"We looked for a space for a long time, but the rent was great here, there's lots of parking and it came equipped with a kitchen, which was really important," says manager Rachel Axtman, noting that in the old space, all of the food was made in a commissary kitchen. "Now we have the ability to make everything right here, and it makes all the difference in the world, because everything is absolutely fresh."
Like the original Little Brazil, there are shelves stocked with Brazilian sweets and specialty products (although there's no hot sauce...but it's coming), a corner dedicated to Brazilian soccer jerseys and a refrigerator trumpeting housemade desserts. The menu, written on a dry-erase board, pimps variations of kibe, coxinha, empadinhas, pastels and risoles, a new addition to the menu, along with feijoada and estroganofe de frango, chicken blanketed with a cream sauce that's accompanied by match stick potatoes. But it's still the steaming feijoada, served in a bowl, and plated with a knoll of white rice, orange wedges, farofa, a gritty, toasted manioc flour and ribbons of collard greens, that's the best dish -- and it's now available six days a week, Monday through Saturday.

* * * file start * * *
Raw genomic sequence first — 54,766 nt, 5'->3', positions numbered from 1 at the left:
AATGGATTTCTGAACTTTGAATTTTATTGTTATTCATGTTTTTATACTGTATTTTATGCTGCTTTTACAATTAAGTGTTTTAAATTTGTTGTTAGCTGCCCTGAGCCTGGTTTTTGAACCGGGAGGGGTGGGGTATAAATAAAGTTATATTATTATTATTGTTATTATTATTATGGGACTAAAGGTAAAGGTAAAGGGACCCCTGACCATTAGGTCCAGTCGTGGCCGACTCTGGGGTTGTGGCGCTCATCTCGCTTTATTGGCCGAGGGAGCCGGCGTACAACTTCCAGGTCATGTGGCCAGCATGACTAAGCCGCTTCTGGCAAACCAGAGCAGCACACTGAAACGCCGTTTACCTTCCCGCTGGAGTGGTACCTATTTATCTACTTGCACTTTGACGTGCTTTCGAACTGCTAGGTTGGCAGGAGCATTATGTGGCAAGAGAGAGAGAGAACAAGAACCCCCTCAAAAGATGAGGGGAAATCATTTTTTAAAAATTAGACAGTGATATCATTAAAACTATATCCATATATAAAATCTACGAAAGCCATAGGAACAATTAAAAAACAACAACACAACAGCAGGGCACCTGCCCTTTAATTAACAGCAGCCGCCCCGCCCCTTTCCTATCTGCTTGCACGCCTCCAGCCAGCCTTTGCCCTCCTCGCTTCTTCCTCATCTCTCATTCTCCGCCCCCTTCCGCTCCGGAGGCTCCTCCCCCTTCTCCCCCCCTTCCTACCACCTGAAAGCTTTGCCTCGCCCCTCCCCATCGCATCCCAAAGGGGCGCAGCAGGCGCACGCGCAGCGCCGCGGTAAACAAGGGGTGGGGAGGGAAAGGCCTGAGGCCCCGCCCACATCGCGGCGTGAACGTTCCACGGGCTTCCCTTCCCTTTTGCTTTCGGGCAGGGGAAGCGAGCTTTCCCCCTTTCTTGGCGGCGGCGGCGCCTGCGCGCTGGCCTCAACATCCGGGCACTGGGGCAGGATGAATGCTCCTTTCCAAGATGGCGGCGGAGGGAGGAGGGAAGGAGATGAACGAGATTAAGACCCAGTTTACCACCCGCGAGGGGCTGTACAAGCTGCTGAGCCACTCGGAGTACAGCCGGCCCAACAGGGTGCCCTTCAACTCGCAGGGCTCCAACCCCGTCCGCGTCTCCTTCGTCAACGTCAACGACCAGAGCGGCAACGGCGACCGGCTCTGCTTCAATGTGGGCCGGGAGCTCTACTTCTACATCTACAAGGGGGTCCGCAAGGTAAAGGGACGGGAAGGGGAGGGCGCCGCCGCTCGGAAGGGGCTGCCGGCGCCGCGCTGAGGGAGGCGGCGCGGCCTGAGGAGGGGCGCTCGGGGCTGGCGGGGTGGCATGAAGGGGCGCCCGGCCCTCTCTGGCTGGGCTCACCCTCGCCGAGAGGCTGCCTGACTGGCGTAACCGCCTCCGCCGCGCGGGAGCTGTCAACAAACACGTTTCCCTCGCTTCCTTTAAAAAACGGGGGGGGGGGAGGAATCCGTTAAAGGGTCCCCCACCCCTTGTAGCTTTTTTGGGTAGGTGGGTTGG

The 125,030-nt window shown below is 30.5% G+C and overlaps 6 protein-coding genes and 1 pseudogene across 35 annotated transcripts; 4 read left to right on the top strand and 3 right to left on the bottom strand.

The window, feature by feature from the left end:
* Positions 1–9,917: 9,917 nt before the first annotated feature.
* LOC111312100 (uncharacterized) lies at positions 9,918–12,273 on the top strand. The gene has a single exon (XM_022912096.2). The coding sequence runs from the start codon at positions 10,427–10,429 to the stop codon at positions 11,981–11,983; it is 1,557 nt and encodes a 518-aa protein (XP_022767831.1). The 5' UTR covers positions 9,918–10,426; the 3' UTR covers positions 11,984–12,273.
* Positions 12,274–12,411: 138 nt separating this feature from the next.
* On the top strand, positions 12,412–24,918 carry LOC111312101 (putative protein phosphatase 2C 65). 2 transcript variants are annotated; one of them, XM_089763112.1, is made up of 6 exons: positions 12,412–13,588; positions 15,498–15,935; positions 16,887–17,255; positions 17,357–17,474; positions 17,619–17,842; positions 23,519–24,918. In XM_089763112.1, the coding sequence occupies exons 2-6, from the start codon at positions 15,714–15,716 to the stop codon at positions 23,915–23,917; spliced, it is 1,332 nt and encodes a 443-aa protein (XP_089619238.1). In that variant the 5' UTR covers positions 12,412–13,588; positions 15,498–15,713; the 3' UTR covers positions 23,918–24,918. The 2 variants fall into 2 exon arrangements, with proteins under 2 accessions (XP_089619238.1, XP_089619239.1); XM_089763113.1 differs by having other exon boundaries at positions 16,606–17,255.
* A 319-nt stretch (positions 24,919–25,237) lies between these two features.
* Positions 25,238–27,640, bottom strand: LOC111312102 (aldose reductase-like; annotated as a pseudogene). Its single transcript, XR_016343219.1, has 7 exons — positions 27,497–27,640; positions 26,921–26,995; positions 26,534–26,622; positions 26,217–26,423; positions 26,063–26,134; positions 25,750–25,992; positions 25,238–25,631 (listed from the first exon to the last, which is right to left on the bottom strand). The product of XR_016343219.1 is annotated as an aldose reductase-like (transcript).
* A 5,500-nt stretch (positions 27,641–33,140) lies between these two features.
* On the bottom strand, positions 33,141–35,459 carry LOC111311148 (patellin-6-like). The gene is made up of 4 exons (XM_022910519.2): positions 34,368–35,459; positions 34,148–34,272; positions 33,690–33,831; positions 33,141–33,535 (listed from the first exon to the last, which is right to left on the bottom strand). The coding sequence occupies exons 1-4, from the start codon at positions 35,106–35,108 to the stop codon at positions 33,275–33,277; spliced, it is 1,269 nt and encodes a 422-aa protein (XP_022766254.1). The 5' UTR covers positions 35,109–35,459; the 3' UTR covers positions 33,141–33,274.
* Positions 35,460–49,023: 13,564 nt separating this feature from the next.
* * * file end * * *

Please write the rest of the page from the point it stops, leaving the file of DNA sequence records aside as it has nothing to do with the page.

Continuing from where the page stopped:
And according to Axtman, guests are soaking it up. "We have a lot more American customers trying our food for the first time, and the feojoida is really popular," she says. "Before, we had mostly Brazilians, but it's been great seeing so many new faces, and we have a lot of people who have come in more than once, which is really nice to see."
The ideal sidekick to feijoada is a Brazilian beer, but until Little Brazil gets its liquor license (Axtman says it's in the works), you'll have to settle for a can of Brazilian soda. She notes, too, that once the liquor license is in place, they'll expand their dinner hours, along with the menu.
I stopped by last week for lunch to check out the space and taste what I'd been missing, the photos of which are on the following page.